18111811, Jun 19
 an Associate Justice of the United States Supreme Court and earlier was a signatory to the United...
William Williams [3]1731, Apr 231771
 
18111811, Aug 2
 a merchant, and a delegate for Connecticut to the Continental Congress in 1776, and a signatory o...
Thomas McKean1734, Mar 191755
 
18121817, Jun 24
 an American lawyer and politician from New Castle, in New Castle County, Delaware and Philadelphi...
Benjamin Rush1745, Dec 241769
 
18121813, Apr 19
 a Founding Father of the United States. Rush was a civic leader in Philadelphia, where he was a p...
Elbridge Gerry1744, Jul 61765
 
18141814, Nov 23
 an American statesman and diplomat. As a Democratic-Republican he was selected as the fifth Vice ...
Frederick VI1768, Jan 281808
 
18141839, Dec 3
 King of Denmark from 13 March 1808 to 3 December 1839 and King of Norway from 13 March 1808 to 7 ...
Hamengkubuwono III1769, Feb 201810
 
 
18141814, Nov 3
 the third sultan of Yogyakarta, reigning from 1810 to 1811 and from 1812 to 1814. His eldest son ...
Christian VIII1786, Sep 181814
 
 
18141848, Jan 20
 the King of Denmark from 1839 to 1848 and, as Christian Frederick, King of Norway in 1814. In May...
Marcus Gjoe Rosenkrantz1762, Jan 251814
 
 
18141838, May 11
 a Norwegian Government Minister and Member of Parliament. He became first minister of Norway duri...
Napoleon Bonaparte1769, Aug 151799
 
18151821, May 5
 a French military and political leader who rose to prominence during the French Revolution and le...
Timothy Pickering1745, Jul 171768
 
18161829, Jan 29
 a politician from Massachusetts who served in a variety of roles, most notably as the third Unite...
John Clopton1756, Feb 71776
 
18161816, Sep 11
 a United States Representative from Virginia. He served as first lieutenant and as captain in the...
Emperor Kokaku 1771, Sep 231780
 
18171840, Dec 11
 Given name, Tomohito, the 119th emperor of Japan, according to the traditional order of successio...
Charles XIII of Sweden1748, Oct 71814
 
18181818, Feb 5
 King of Sweden (as Charles XIII) from 1809 and King of Norway (as Charles II) from 1814 until his...
Jesse Fellunknown1800
 
1819unknown
 an early political leader in Wilkes-Barre, Pennsylvania. He was the first to successfully burn an...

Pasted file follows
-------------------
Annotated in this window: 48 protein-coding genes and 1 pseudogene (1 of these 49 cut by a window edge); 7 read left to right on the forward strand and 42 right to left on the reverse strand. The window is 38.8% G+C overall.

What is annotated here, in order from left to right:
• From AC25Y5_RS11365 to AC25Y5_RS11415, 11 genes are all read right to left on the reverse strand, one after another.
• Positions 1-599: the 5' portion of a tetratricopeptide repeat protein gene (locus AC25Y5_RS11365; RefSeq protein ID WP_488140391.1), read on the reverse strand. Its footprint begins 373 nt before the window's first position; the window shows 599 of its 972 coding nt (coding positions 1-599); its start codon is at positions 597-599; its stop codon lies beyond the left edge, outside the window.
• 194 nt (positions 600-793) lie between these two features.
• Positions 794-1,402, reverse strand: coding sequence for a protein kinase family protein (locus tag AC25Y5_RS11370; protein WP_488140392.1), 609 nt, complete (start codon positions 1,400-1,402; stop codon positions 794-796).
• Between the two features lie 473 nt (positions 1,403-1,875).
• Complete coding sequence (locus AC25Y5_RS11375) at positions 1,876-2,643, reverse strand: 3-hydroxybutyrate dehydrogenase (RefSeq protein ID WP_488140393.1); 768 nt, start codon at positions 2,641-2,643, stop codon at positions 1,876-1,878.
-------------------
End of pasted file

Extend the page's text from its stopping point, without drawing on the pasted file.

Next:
Sakayengwaraton17921810
 
18191886
 a Mohawk leader in Canada. After Johnson fought for the British Crown in the War of 1812, he was ...
William Ellery1727, Dec 21748
 
18201820, Feb 15
 a signer of the United States Declaration of Independence as a representative of Rhode Island. In...
King George III1738, Jun 41760
 
18201820, Jan 29
 King of Great Britain and Ireland from 25 October 1760 until the union of the two countries on 1 ...
William Floyd1734, Dec 171774
 
18201821. Aug 4
 an American politician from New York, and a signer of the United States Declaration of Independen...
Joseph Bloomfield1753, Oct 181775
 
18231823, Oct 3
 the fourth Governor of New Jersey. The township of Bloomfield, New Jersey is named for him. He at...
Thomas Jefferson1743, Apr 21767
 
18241826, Jul 4
 an American Founding Father, the principal author of the Declaration of Independence (1776), and ...
Louis XVIII1755, Nov 171814
 
18241824, Sep 16
 a monarch of the House of Bourbon who ruled as King of France from 1814 to 1824 except for a peri...
William Hull1753, Jun 241775
 
18251825, Nov 29
 an American soldier and politician. He fought in the American Revolution and was appointed as Gov...
Charles Carroll III1737, Sep 191772
 
18281832, Nov 14
 a wealthy Maryland planter and an early advocate of independence from the Kingdom of Great Britai...
Hamengkubuwono II1750, Mar 71792
 
18281828, Jan 3
 the second sultan of Yogyakarta 1792–1810, 1811–12 and finally 1826–28 during the Java War....
Hamengkubuwono IV1804, Apr 31814
 
18281823/28
 the fourth sultan of Yogyakarta, Indonesia, reigning from April 3, 1814 - December 6, 1822, and t...
Manuel Quimper17571770
 
18291844, Apr
 a Spanish Peruvian explorer, cartographer, naval officer, and colonial official. He participated ...
William Clark [2]1770, Aug 11789
 
18291838, Sep 1
 an American explorer, soldier, Indian agent, and territorial governor. Along with Meriwether Lewi...